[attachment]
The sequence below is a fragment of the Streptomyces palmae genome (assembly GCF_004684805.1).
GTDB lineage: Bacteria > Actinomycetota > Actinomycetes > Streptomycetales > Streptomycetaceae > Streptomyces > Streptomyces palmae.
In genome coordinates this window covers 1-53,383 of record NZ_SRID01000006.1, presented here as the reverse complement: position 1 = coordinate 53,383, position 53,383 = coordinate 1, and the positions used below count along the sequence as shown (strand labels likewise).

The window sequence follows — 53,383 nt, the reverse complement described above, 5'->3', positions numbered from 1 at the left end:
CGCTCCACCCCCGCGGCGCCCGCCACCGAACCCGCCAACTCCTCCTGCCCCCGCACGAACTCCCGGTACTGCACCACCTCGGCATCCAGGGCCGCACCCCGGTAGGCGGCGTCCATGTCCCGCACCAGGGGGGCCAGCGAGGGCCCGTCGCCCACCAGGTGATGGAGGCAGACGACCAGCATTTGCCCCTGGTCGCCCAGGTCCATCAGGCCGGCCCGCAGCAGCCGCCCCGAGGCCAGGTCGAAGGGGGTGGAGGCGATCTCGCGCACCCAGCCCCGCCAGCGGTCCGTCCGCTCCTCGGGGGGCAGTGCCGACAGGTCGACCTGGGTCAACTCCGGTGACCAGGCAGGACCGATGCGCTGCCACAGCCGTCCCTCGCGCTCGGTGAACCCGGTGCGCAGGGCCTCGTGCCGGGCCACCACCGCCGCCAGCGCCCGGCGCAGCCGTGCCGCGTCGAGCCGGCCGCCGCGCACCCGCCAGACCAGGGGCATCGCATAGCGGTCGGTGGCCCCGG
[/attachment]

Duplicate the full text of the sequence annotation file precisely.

The sequence below is a fragment of the Streptomyces palmae genome (assembly GCF_004684805.1).
GTDB lineage: Bacteria > Actinomycetota > Actinomycetes > Streptomycetales > Streptomycetaceae > Streptomyces > Streptomyces palmae.
In genome coordinates this window covers 1-53,383 of record NZ_SRID01000006.1, presented here as the reverse complement: position 1 = coordinate 53,383, position 53,383 = coordinate 1, and the positions used below count along the sequence as shown (strand labels likewise).

The window sequence follows — 53,383 nt, the reverse complement described above, 5'->3', positions numbered from 1 at the left end:
CGCTCCACCCCCGCGGCGCCCGCCACCGAACCCGCCAACTCCTCCTGCCCCCGCACGAACTCCCGGTACTGCACCACCTCGGCATCCAGGGCCGCACCCCGGTAGGCGGCGTCCATGTCCCGCACCAGGGGGGCCAGCGAGGGCCCGTCGCCCACCAGGTGATGGAGGCAGACGACCAGCATTTGCCCCTGGTCGCCCAGGTCCATCAGGCCGGCCCGCAGCAGCCGCCCCGAGGCCAGGTCGAAGGGGGTGGAGGCGATCTCGCGCACCCAGCCCCGCCAGCGGTCCGTCCGCTCCTCGGGGGGCAGTGCCGACAGGTCGACCTGGGTCAACTCCGGTGACCAGGCAGGACCGATGCGCTGCCACAGCCGTCCCTCGCGCTCGGTGAACCCGGTGCGCAGGGCCTCGTGCCGGGCCACCACCGCCGCCAGCGCCCGGCGCAGCCGTGCCGCGTCGAGCCGGCCGCCGCGCACCCGCCAGACCAGGGGCATCGCATAGCGGTCGGTGGCCCCGG